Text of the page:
Lin also set out to correct the iconic image taken during the golden spike ceremony on May 10, 1869. He collected the 929 names available through foreman records and painted each name on the bed of the railroad grade with red ink. He then recreated the image with the two trains, Central Pacific’s No. 60 and Union Pacific’s No. 119, from the back for his interpretation of the moment.
"We must look at history at another point of view, especially others," Lin said.
Group honors Chinese contributions
Chinese workers won't be forgotten for the 150th anniversary. Michael Kwan, president of the Chinese Railroad Workers Descendants Association, helped make sure of that. The organization has a role in the state's festivities.
The group, which was created to honor the contribution of Chinese railroad workers, plans to bus 500 people — many descendants of Chinese workers — to Friday's ceremony, according to Kwan.
"Our mission is to preserve and protect the legacy of not just the Chinese railroad workers, but really all Asian-Americans and Pacific Islanders as they have contributed to this country for well over 150 years," he said. "In the past year, we've put together exhibits of photographs in several places. In fact, there's three going on around the state."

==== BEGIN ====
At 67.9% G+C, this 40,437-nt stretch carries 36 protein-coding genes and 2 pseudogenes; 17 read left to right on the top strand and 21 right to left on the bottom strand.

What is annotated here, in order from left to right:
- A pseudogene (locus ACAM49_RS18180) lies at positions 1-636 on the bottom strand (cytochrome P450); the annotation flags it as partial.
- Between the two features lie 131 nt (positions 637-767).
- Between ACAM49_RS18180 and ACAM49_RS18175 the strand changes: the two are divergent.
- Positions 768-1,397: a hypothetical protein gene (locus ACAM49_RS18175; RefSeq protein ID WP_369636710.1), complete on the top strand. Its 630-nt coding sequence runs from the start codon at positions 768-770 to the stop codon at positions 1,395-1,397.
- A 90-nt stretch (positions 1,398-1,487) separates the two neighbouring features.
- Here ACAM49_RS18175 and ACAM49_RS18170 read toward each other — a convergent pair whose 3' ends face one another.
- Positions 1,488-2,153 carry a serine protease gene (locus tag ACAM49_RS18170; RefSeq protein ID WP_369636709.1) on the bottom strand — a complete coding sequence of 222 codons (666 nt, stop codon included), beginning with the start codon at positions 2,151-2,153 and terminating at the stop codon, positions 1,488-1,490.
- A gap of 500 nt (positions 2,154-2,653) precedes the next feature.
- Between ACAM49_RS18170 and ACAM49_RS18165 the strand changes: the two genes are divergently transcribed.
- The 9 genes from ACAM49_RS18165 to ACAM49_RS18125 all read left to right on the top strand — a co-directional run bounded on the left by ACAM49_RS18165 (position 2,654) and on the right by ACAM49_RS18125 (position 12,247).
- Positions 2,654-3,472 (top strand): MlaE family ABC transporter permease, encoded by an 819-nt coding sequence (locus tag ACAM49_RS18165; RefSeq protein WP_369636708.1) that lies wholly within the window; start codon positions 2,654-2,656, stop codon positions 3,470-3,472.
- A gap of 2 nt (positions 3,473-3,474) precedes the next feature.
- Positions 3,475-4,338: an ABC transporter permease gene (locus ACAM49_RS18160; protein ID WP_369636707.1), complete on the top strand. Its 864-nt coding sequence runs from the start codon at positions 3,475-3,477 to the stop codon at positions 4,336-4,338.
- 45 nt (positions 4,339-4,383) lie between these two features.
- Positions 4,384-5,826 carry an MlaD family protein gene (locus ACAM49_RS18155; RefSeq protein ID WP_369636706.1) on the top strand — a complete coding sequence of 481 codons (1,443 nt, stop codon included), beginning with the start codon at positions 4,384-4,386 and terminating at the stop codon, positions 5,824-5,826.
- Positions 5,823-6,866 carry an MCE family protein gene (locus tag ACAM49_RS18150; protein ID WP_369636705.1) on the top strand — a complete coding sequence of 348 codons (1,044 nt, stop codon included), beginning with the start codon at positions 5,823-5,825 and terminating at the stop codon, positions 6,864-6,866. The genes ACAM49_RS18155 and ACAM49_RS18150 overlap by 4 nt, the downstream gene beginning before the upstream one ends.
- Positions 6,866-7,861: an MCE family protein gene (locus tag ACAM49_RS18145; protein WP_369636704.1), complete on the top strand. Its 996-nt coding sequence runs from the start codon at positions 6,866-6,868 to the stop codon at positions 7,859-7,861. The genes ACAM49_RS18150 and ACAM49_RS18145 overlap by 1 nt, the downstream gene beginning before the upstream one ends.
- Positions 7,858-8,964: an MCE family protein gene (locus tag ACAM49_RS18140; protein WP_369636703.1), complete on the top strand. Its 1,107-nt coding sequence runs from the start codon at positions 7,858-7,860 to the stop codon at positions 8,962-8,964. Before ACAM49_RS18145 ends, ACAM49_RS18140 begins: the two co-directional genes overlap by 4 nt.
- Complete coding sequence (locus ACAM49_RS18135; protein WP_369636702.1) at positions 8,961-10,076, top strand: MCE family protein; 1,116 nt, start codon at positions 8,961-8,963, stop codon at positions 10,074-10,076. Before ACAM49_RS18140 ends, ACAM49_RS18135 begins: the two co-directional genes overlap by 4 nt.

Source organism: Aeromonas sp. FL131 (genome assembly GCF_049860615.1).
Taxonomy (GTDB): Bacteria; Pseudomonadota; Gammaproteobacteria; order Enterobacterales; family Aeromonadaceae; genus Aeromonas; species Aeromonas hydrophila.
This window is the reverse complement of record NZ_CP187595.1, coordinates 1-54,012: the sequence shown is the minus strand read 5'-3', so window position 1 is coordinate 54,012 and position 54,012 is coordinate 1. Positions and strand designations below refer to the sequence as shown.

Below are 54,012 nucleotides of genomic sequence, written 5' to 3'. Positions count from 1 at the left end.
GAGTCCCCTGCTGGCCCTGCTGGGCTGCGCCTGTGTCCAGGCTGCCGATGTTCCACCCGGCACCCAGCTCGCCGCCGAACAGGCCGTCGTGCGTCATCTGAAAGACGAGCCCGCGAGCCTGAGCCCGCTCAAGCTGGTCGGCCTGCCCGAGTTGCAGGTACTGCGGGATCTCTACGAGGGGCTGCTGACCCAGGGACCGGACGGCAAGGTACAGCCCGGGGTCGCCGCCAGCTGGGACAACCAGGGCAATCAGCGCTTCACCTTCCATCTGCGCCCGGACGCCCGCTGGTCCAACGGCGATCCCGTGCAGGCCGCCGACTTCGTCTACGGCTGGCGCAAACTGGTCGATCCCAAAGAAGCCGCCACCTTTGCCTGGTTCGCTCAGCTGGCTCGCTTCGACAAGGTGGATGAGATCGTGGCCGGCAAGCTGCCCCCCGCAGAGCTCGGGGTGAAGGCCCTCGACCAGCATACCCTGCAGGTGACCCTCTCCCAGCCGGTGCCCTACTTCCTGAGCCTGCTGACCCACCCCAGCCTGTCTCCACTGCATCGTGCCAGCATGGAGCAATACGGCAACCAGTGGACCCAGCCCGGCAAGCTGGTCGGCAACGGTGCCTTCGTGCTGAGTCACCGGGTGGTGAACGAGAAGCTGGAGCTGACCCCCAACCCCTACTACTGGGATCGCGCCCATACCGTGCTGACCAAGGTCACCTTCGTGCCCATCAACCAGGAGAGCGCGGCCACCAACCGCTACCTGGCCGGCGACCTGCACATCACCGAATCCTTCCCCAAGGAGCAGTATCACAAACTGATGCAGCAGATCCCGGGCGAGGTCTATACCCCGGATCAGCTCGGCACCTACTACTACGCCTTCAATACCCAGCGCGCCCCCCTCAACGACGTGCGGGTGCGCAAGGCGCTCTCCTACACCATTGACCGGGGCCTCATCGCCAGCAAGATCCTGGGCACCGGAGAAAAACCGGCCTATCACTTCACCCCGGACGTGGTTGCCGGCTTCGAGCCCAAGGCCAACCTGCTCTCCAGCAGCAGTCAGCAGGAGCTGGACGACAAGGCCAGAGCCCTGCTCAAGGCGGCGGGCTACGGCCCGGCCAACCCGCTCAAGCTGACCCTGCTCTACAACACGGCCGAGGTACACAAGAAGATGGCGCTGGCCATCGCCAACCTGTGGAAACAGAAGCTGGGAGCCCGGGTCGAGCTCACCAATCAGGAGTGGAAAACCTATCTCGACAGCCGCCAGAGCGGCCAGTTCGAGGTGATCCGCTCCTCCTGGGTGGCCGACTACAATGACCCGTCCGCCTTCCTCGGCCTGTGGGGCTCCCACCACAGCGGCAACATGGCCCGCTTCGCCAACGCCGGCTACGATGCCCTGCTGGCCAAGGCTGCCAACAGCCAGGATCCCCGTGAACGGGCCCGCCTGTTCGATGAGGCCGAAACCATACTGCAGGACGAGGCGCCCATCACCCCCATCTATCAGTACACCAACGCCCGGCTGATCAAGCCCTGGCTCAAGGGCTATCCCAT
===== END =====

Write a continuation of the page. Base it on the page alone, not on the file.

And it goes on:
Cui Tiankai, Chinese ambassador to the United States, will give remarks through video at the ceremony, according to the Deseret News.
We've been here for generations and we have worked, we have sweated and we have bled and died for this nation, and we're as American as anyone else.
–Michael Kwan, president of the Chinese Railroad Workers Descendants Association
The descendants group helped put Lin's work on display in Utah, as was a collection by photographer Li Ju that recaptured famous photos taken during the construction of the transcontinental railroad in the 1860s.
The organization has visited classrooms and spoke with teachers to educate the Chinese workers' side of history that was lost over time. Some learned this side of history for the first time when they saw presentations and others learned more of the story, Kwan said.
As for Friday's celebration, Kwan said a platform for the nameless and forgotten Chinese workers means a lot for the Asian-American community.
"It's an opportunity for us to tell the story and for people to come to understand and appreciate that the Chinese and all Asian-Americans aren't foreigners," Kwan said. "We've been here for generations and we have worked, we have sweated and we have bled and died for this nation, and we're as American as anyone else. We deserve our fair share of the American dream and our fair share of credit for the contributions we made."